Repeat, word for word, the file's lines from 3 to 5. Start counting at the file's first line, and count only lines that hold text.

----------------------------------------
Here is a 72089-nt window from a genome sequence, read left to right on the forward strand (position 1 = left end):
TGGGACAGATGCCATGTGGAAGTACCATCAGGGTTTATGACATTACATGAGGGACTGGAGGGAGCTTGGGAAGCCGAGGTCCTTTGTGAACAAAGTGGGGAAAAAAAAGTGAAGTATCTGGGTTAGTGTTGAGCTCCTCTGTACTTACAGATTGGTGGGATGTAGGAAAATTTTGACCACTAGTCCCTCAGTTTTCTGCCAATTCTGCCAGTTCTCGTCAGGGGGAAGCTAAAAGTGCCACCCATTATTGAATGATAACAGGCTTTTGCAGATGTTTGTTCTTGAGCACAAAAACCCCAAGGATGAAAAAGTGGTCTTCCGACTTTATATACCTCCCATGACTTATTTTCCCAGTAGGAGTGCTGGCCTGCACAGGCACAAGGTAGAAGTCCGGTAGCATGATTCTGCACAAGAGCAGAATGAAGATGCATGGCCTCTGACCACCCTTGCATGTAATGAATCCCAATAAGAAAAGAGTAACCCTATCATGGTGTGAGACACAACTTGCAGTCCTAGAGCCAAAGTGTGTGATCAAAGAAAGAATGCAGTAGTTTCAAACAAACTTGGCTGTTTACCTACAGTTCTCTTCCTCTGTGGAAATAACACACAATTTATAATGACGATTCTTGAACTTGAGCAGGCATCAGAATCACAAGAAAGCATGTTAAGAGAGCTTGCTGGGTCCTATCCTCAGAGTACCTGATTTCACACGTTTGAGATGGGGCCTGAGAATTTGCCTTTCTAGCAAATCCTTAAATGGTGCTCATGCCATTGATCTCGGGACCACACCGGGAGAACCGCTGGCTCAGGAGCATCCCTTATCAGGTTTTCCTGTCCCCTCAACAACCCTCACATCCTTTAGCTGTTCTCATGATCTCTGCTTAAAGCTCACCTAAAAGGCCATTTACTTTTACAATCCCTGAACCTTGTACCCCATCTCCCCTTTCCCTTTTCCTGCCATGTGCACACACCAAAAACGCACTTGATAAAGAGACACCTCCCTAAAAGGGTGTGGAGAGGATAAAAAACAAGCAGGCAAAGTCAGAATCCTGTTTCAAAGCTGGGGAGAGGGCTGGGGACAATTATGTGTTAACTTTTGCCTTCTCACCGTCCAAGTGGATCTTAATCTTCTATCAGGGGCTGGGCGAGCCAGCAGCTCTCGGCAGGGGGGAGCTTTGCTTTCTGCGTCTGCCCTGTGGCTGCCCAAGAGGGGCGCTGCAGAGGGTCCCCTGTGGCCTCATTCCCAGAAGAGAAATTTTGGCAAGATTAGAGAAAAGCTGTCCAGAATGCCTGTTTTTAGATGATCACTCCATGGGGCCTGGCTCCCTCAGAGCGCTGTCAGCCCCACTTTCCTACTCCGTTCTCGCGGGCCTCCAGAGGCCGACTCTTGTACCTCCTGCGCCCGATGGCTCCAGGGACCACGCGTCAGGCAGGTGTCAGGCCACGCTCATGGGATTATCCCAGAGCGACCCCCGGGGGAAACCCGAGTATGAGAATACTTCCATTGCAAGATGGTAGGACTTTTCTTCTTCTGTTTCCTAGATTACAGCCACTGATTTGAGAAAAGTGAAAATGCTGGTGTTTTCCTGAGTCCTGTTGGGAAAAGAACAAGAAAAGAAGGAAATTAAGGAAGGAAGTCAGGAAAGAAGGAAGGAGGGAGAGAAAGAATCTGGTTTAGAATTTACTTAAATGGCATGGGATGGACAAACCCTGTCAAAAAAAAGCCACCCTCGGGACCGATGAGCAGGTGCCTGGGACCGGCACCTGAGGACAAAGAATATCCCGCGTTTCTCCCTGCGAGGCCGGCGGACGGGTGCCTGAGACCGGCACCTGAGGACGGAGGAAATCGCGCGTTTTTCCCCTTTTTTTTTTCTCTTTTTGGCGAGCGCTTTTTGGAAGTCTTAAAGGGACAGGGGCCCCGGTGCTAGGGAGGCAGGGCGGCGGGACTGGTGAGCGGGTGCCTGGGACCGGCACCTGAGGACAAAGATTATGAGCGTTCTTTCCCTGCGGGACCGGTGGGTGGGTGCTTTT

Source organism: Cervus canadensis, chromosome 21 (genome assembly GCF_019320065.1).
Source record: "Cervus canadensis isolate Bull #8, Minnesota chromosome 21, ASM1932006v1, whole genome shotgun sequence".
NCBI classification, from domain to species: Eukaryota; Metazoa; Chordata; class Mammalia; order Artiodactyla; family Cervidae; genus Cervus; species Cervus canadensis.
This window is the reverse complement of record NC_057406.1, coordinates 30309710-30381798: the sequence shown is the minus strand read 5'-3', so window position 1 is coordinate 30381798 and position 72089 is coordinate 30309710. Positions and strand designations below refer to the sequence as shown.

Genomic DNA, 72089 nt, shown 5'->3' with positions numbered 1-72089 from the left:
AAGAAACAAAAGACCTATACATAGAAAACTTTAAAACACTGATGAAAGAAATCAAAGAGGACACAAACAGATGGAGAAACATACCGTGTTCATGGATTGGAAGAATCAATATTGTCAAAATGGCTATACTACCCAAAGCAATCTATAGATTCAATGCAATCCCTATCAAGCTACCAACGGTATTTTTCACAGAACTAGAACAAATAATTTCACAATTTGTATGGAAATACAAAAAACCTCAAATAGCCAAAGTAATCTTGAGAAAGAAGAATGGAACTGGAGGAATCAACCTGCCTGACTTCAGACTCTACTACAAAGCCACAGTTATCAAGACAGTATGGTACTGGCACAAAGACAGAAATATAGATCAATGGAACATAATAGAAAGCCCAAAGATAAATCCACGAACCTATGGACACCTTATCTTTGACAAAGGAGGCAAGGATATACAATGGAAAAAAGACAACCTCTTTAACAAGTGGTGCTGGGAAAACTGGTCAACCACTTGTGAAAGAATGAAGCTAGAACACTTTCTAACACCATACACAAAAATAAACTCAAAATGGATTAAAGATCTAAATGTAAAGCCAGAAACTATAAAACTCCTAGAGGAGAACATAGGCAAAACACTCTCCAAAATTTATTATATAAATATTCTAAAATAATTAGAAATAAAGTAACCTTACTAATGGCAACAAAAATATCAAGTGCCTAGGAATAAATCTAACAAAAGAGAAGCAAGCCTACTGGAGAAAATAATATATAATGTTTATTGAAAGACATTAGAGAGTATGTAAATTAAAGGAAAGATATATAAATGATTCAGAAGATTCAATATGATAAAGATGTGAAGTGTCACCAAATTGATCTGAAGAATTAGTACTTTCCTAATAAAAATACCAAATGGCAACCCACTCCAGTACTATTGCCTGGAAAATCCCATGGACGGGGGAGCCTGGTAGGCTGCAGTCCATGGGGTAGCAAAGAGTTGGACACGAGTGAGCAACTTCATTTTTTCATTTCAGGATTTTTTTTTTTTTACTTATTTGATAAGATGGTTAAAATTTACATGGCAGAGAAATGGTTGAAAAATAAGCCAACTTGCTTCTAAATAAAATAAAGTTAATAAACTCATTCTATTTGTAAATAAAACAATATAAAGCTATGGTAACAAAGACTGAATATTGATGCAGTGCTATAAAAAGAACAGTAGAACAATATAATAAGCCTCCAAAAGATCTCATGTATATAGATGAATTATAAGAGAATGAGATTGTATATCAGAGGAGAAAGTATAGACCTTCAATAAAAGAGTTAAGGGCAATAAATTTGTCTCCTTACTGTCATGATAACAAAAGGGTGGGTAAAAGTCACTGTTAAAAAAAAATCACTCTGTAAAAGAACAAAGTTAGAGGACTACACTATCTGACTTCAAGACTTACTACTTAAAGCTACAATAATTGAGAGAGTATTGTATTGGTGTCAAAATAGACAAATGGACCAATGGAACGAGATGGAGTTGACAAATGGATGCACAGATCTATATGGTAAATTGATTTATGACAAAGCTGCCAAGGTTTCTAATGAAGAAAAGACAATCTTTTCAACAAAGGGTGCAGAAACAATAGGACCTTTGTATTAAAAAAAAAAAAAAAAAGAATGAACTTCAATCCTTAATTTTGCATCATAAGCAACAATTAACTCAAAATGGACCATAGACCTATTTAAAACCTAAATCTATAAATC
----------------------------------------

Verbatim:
Source organism: Cervus canadensis, chromosome 21 (genome assembly GCF_019320065.1).
Source record: "Cervus canadensis isolate Bull #8, Minnesota chromosome 21, ASM1932006v1, whole genome shotgun sequence".
NCBI classification, from domain to species: Eukaryota; Metazoa; Chordata; class Mammalia; order Artiodactyla; family Cervidae; genus Cervus; species Cervus canadensis.